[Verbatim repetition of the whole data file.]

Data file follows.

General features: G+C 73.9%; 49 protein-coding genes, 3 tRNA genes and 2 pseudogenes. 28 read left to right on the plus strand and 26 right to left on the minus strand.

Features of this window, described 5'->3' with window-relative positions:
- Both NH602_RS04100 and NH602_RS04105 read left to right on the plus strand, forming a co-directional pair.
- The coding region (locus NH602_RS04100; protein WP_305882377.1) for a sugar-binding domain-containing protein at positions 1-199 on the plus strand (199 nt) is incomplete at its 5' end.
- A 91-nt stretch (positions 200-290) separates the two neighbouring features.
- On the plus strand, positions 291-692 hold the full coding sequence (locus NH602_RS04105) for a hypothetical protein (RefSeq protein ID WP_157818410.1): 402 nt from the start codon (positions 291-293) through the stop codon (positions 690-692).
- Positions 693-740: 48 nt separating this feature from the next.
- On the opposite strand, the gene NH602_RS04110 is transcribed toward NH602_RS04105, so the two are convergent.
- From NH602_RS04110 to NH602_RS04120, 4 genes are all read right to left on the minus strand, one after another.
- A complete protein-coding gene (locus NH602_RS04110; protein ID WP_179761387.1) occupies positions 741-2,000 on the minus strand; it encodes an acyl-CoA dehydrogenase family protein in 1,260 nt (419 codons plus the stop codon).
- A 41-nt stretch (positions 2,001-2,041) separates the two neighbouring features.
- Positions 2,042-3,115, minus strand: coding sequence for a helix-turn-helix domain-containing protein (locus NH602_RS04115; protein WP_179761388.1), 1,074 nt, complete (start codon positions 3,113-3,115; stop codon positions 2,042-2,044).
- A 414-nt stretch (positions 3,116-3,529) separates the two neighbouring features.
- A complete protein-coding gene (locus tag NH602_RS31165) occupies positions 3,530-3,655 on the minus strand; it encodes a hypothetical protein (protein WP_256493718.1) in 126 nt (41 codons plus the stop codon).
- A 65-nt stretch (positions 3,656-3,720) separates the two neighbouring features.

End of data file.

General features: G+C 73.9%; 49 protein-coding genes, 3 tRNA genes and 2 pseudogenes. 28 read left to right on the plus strand and 26 right to left on the minus strand.

Features of this window, described 5'->3' with window-relative positions:
- Both NH602_RS04100 and NH602_RS04105 read left to right on the plus strand, forming a co-directional pair.
- The coding region (locus NH602_RS04100; protein WP_305882377.1) for a sugar-binding domain-containing protein at positions 1-199 on the plus strand (199 nt) is incomplete at its 5' end.
- A 91-nt stretch (positions 200-290) separates the two neighbouring features.
- On the plus strand, positions 291-692 hold the full coding sequence (locus NH602_RS04105) for a hypothetical protein (RefSeq protein ID WP_157818410.1): 402 nt from the start codon (positions 291-293) through the stop codon (positions 690-692).
- Positions 693-740: 48 nt separating this feature from the next.
- On the opposite strand, the gene NH602_RS04110 is transcribed toward NH602_RS04105, so the two are convergent.
- From NH602_RS04110 to NH602_RS04120, 4 genes are all read right to left on the minus strand, one after another.
- A complete protein-coding gene (locus NH602_RS04110; protein ID WP_179761387.1) occupies positions 741-2,000 on the minus strand; it encodes an acyl-CoA dehydrogenase family protein in 1,260 nt (419 codons plus the stop codon).
- A 41-nt stretch (positions 2,001-2,041) separates the two neighbouring features.
- Positions 2,042-3,115, minus strand: coding sequence for a helix-turn-helix domain-containing protein (locus NH602_RS04115; protein WP_179761388.1), 1,074 nt, complete (start codon positions 3,113-3,115; stop codon positions 2,042-2,044).
- A 414-nt stretch (positions 3,116-3,529) separates the two neighbouring features.
- A complete protein-coding gene (locus tag NH602_RS31165) occupies positions 3,530-3,655 on the minus strand; it encodes a hypothetical protein (protein WP_256493718.1) in 126 nt (41 codons plus the stop codon).
- A 65-nt stretch (positions 3,656-3,720) separates the two neighbouring features.